Ruth Ciamarra and her daughter, Anna.
by Trish Adkins, ALSF staff
Moments before Ruth Ciamarra found herself lying on a gurney next to her 5-year-old daughter Anna, doctors announced that Anna had leukemia and needed treatment immediately.
“My hearing went out; I was pretending to listen and nodding along with everything the doctor said. Then I interrupted the doctor and said ‘I’m about to pass out,’ as I tilted backward,” said Ruth.
Earlier in the day, Ruth took Anna to her pediatrician to rule out a strep throat infection. Her symptoms did not seem particularly serious and Ruth expected a routine diagnosis, so she left her husband at home with their other daughter. There was a fever that came and went, causing Anna, who just started Kindergarten, to be sent home from school a couple of times.
At the pediatrician, the doctor felt Anna’s abdomen and observed that she had an enlarged spleen. He gave her a rapid mononucleosis test. The test was positive. The doctor sent Ruth and Anna on their way with a diagnosis of “mono.”
But something about the diagnosis did not seem right to Ruth. Trusting her gut, she drove to the nearest children’s hospital. After several hours and tests later, the family had a diagnosis: high risk T-cell acute lymphoblastic leukemia (ALL).
When Ruth and Anna left the house that day, they never thought they’d end up in the Pediatric ICU with a leukemia diagnosis.
“Now, I am dealing with this world I did not know anything about,” said Ruth.
Everything moved quickly. After regaining her bearings, Ruth called her brother and husband—who both were equally shocked at what was happening. It would be months before Ruth could say the word, “cancer”; it was simply too hard to believe this was happening to her daughter.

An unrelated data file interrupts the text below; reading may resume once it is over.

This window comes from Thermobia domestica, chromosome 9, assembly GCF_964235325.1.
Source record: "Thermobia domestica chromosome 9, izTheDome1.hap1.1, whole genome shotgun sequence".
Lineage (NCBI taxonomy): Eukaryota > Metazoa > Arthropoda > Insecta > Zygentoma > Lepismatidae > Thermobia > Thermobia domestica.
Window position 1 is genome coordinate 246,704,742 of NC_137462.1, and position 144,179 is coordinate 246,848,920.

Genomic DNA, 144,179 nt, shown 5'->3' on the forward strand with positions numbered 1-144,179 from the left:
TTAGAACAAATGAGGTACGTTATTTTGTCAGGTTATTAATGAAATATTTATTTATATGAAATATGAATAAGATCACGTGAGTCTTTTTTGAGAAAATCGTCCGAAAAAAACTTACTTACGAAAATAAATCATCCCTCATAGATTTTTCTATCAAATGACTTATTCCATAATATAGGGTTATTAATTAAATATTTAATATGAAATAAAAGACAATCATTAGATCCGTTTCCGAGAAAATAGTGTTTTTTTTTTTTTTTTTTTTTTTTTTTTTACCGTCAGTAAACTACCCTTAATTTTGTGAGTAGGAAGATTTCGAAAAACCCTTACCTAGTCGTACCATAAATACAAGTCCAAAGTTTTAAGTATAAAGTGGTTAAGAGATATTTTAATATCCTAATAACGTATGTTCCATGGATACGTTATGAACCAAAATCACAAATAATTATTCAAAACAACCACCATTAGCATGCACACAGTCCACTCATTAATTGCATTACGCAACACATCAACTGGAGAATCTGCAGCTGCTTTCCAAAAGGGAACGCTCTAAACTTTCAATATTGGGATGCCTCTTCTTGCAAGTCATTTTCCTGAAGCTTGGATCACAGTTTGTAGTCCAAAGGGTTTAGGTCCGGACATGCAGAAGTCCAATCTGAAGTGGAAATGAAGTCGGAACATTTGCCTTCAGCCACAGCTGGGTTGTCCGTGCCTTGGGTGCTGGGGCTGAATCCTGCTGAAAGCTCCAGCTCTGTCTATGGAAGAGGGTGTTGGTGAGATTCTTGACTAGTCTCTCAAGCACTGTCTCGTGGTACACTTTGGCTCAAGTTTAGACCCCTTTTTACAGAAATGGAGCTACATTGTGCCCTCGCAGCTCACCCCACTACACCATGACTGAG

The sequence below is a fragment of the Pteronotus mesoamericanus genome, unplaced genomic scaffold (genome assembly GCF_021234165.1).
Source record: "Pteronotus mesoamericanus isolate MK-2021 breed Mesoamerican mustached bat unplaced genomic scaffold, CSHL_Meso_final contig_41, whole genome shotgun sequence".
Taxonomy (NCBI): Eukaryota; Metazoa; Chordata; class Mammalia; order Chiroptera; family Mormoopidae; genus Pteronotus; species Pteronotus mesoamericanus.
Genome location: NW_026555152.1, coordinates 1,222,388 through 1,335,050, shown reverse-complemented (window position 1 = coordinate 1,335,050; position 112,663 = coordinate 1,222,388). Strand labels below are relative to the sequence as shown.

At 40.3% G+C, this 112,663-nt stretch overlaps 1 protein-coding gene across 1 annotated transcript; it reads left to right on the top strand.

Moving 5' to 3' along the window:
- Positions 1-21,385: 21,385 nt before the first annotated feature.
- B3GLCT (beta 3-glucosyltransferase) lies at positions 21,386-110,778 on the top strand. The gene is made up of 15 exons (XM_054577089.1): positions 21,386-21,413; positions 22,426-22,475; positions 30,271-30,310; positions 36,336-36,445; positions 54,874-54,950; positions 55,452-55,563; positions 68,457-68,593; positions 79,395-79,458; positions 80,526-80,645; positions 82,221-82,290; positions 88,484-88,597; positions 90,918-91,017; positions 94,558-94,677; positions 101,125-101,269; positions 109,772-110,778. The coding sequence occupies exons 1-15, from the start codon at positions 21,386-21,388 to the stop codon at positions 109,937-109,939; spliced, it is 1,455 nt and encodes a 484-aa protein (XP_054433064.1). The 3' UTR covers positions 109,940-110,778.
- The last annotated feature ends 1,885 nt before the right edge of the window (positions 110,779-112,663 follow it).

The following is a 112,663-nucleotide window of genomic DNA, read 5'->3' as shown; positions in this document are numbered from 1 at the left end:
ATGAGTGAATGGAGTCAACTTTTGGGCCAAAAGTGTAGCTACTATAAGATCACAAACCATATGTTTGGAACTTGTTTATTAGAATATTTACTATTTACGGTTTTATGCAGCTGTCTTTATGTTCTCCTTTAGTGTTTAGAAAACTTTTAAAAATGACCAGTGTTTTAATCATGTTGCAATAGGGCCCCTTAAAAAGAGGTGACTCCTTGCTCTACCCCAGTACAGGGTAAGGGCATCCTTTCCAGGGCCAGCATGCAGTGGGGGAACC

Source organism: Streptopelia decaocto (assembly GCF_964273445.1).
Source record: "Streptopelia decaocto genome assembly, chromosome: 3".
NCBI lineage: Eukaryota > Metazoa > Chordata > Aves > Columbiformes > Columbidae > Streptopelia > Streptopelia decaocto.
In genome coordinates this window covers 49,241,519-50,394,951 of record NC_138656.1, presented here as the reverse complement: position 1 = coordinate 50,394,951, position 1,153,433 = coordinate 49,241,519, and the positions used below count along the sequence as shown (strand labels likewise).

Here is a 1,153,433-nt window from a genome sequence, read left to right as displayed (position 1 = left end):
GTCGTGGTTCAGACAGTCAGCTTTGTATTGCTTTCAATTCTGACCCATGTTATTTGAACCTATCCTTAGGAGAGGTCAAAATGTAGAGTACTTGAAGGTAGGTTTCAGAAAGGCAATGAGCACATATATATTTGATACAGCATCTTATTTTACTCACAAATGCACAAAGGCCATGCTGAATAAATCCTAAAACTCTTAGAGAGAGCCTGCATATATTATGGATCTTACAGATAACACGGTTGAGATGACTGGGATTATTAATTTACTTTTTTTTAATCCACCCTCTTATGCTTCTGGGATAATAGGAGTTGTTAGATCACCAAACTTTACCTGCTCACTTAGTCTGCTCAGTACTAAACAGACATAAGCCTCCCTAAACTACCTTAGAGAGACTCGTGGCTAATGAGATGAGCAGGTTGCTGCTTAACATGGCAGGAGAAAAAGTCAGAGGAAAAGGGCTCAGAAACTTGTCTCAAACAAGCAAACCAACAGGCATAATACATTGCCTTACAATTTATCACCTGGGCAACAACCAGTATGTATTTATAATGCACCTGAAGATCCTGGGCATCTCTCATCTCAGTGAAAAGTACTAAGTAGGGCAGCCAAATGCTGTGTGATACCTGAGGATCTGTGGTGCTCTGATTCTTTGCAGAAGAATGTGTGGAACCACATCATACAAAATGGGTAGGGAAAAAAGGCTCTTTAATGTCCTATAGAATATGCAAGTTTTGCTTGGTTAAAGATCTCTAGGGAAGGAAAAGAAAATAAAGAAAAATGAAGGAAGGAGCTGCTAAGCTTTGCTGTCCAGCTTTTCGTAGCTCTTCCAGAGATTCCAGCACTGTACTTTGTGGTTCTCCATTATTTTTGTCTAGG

Anna’s blood tests revealed some critical issues that needed immediate attention—extremely elevated white blood cell counts and particularly low potassium levels. Without Ruth’s instinct that something was amiss, Anna’s condition would have quickly worsened.
Anna quickly began treatment to stabilize her condition. After 10 days in the PICU, Anna started the marathon treatment protocol for ALL—2 years of in and outpatient therapies that include chemotherapy, lumbar punctures, transfusions and constant diagnostic testing to make sure Anna is tolerating and responding to the treatment.
As Anna continues treatment, the Ciamarra family is also using their newfound life as a childhood cancer hero family to raise awareness and funds by hosting lemonade stands.
“I’m never going to be a researcher—but there are so many things I can do to facilitate that research with ALSF and awareness,” said Ruth.
Anna is now 7-years-old and 18 months into her treatment. The Ciamarra family hosts lemonade stands and is planning a stand with their school. In addition, the family is serving as one of the 2017 National Lemonade Days Hero Ambassadors. Read more about Anna’s story here.